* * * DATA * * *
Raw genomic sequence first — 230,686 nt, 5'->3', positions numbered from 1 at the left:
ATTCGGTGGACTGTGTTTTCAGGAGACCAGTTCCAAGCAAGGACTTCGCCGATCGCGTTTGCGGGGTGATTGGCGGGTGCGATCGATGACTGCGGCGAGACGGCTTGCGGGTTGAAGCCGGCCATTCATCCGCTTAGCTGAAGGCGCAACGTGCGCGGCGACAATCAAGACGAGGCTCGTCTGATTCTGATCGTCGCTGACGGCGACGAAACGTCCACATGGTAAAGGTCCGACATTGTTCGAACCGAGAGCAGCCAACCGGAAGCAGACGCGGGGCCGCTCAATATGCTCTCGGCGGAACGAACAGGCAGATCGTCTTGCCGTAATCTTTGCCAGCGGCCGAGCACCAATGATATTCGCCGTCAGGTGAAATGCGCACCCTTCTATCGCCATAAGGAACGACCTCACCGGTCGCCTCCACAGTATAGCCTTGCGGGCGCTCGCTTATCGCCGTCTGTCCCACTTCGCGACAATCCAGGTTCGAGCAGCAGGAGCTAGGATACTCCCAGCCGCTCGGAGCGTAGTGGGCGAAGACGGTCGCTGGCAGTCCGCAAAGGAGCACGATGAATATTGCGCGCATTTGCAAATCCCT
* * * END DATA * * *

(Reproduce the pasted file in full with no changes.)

Raw genomic sequence first — 230,686 nt, 5'->3', positions numbered from 1 at the left:
ATTCGGTGGACTGTGTTTTCAGGAGACCAGTTCCAAGCAAGGACTTCGCCGATCGCGTTTGCGGGGTGATTGGCGGGTGCGATCGATGACTGCGGCGAGACGGCTTGCGGGTTGAAGCCGGCCATTCATCCGCTTAGCTGAAGGCGCAACGTGCGCGGCGACAATCAAGACGAGGCTCGTCTGATTCTGATCGTCGCTGACGGCGACGAAACGTCCACATGGTAAAGGTCCGACATTGTTCGAACCGAGAGCAGCCAACCGGAAGCAGACGCGGGGCCGCTCAATATGCTCTCGGCGGAACGAACAGGCAGATCGTCTTGCCGTAATCTTTGCCAGCGGCCGAGCACCAATGATATTCGCCGTCAGGTGAAATGCGCACCCTTCTATCGCCATAAGGAACGACCTCACCGGTCGCCTCCACAGTATAGCCTTGCGGGCGCTCGCTTATCGCCGTCTGTCCCACTTCGCGACAATCCAGGTTCGAGCAGCAGGAGCTAGGATACTCCCAGCCGCTCGGAGCGTAGTGGGCGAAGACGGTCGCTGGCAGTCCGCAAAGGAGCACGATGAATATTGCGCGCATTTGCAAATCCCT